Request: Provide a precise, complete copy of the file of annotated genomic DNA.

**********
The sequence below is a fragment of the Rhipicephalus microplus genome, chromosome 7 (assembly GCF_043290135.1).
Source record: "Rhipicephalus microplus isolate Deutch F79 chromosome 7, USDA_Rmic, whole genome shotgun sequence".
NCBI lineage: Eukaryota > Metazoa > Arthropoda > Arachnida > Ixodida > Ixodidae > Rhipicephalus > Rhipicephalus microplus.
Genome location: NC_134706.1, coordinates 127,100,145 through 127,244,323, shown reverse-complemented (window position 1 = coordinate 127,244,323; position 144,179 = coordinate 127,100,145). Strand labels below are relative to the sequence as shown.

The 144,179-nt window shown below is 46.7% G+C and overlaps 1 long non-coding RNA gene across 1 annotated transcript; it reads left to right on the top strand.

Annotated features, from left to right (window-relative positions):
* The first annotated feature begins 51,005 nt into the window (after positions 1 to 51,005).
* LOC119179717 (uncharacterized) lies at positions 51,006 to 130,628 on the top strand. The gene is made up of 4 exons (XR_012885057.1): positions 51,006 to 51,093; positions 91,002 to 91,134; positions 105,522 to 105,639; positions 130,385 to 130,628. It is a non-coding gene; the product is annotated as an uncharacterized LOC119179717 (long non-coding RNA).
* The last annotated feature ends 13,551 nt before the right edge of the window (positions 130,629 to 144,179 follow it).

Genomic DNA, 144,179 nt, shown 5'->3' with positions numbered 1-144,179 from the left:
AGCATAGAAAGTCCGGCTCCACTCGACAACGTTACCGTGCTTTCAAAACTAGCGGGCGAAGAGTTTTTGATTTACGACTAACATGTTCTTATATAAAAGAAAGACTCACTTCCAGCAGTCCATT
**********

The sequence below is a fragment of the Rhipicephalus microplus genome, chromosome 7 (assembly GCF_043290135.1).
Source record: "Rhipicephalus microplus isolate Deutch F79 chromosome 7, USDA_Rmic, whole genome shotgun sequence".
NCBI lineage: Eukaryota > Metazoa > Arthropoda > Arachnida > Ixodida > Ixodidae > Rhipicephalus > Rhipicephalus microplus.
Genome location: NC_134706.1, coordinates 127,100,145 through 127,244,323, shown reverse-complemented (window position 1 = coordinate 127,244,323; position 144,179 = coordinate 127,100,145). Strand labels below are relative to the sequence as shown.

The 144,179-nt window shown below is 46.7% G+C and overlaps 1 long non-coding RNA gene across 1 annotated transcript; it reads left to right on the top strand.

Annotated features, from left to right (window-relative positions):
* The first annotated feature begins 51,005 nt into the window (after positions 1 to 51,005).
* LOC119179717 (uncharacterized) lies at positions 51,006 to 130,628 on the top strand. The gene is made up of 4 exons (XR_012885057.1): positions 51,006 to 51,093; positions 91,002 to 91,134; positions 105,522 to 105,639; positions 130,385 to 130,628. It is a non-coding gene; the product is annotated as an uncharacterized LOC119179717 (long non-coding RNA).
* The last annotated feature ends 13,551 nt before the right edge of the window (positions 130,629 to 144,179 follow it).

Genomic DNA, 144,179 nt, shown 5'->3' with positions numbered 1-144,179 from the left:
AGCATAGAAAGTCCGGCTCCACTCGACAACGTTACCGTGCTTTCAAAACTAGCGGGCGAAGAGTTTTTGATTTACGACTAACATGTTCTTATATAAAAGAAAGACTCACTTCCAGCAGTCCATT